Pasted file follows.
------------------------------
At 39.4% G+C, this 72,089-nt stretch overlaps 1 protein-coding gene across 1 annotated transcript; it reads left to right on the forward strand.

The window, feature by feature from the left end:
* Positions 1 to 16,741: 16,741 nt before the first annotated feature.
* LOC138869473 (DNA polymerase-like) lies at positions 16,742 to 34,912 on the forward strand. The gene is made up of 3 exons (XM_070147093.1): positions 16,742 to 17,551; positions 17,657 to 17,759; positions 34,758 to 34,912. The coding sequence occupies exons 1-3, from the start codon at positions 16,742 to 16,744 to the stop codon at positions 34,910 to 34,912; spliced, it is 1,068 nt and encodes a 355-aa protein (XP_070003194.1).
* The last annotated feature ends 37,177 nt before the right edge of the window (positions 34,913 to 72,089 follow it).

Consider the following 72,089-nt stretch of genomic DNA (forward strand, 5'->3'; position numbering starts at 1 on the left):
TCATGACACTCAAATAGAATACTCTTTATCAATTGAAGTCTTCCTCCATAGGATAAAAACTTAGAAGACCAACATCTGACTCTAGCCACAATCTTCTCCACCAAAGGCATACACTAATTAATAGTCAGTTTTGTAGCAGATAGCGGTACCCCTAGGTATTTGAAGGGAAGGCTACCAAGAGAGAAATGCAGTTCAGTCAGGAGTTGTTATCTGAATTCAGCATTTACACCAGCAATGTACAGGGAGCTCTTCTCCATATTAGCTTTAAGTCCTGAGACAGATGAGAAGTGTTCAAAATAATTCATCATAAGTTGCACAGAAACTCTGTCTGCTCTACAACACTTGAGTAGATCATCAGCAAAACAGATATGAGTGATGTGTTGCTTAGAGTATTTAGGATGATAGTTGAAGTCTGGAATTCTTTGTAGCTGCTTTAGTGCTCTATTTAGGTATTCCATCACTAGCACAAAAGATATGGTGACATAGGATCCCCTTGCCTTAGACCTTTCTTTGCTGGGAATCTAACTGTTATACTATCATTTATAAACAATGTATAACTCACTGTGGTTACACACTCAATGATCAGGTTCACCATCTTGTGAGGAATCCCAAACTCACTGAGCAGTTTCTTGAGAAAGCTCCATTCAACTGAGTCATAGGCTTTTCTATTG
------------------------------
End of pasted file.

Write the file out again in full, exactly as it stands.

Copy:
At 39.4% G+C, this 72,089-nt stretch overlaps 1 protein-coding gene across 1 annotated transcript; it reads left to right on the forward strand.

The window, feature by feature from the left end:
* Positions 1 to 16,741: 16,741 nt before the first annotated feature.
* LOC138869473 (DNA polymerase-like) lies at positions 16,742 to 34,912 on the forward strand. The gene is made up of 3 exons (XM_070147093.1): positions 16,742 to 17,551; positions 17,657 to 17,759; positions 34,758 to 34,912. The coding sequence occupies exons 1-3, from the start codon at positions 16,742 to 16,744 to the stop codon at positions 34,910 to 34,912; spliced, it is 1,068 nt and encodes a 355-aa protein (XP_070003194.1).
* The last annotated feature ends 37,177 nt before the right edge of the window (positions 34,913 to 72,089 follow it).

Consider the following 72,089-nt stretch of genomic DNA (forward strand, 5'->3'; position numbering starts at 1 on the left):
TCATGACACTCAAATAGAATACTCTTTATCAATTGAAGTCTTCCTCCATAGGATAAAAACTTAGAAGACCAACATCTGACTCTAGCCACAATCTTCTCCACCAAAGGCATACACTAATTAATAGTCAGTTTTGTAGCAGATAGCGGTACCCCTAGGTATTTGAAGGGAAGGCTACCAAGAGAGAAATGCAGTTCAGTCAGGAGTTGTTATCTGAATTCAGCATTTACACCAGCAATGTACAGGGAGCTCTTCTCCATATTAGCTTTAAGTCCTGAGACAGATGAGAAGTGTTCAAAATAATTCATCATAAGTTGCACAGAAACTCTGTCTGCTCTACAACACTTGAGTAGATCATCAGCAAAACAGATATGAGTGATGTGTTGCTTAGAGTATTTAGGATGATAGTTGAAGTCTGGAATTCTTTGTAGCTGCTTTAGTGCTCTATTTAGGTATTCCATCACTAGCACAAAAGATATGGTGACATAGGATCCCCTTGCCTTAGACCTTTCTTTGCTGGGAATCTAACTGTTATACTATCATTTATAAACAATGTATAACTCACTGTGGTTACACACTCAATGATCAGGTTCACCATCTTGTGAGGAATCCCAAACTCACTGAGCAGTTTCTTGAGAAAGCTCCATTCAACTGAGTCATAGGCTTTTCTATTG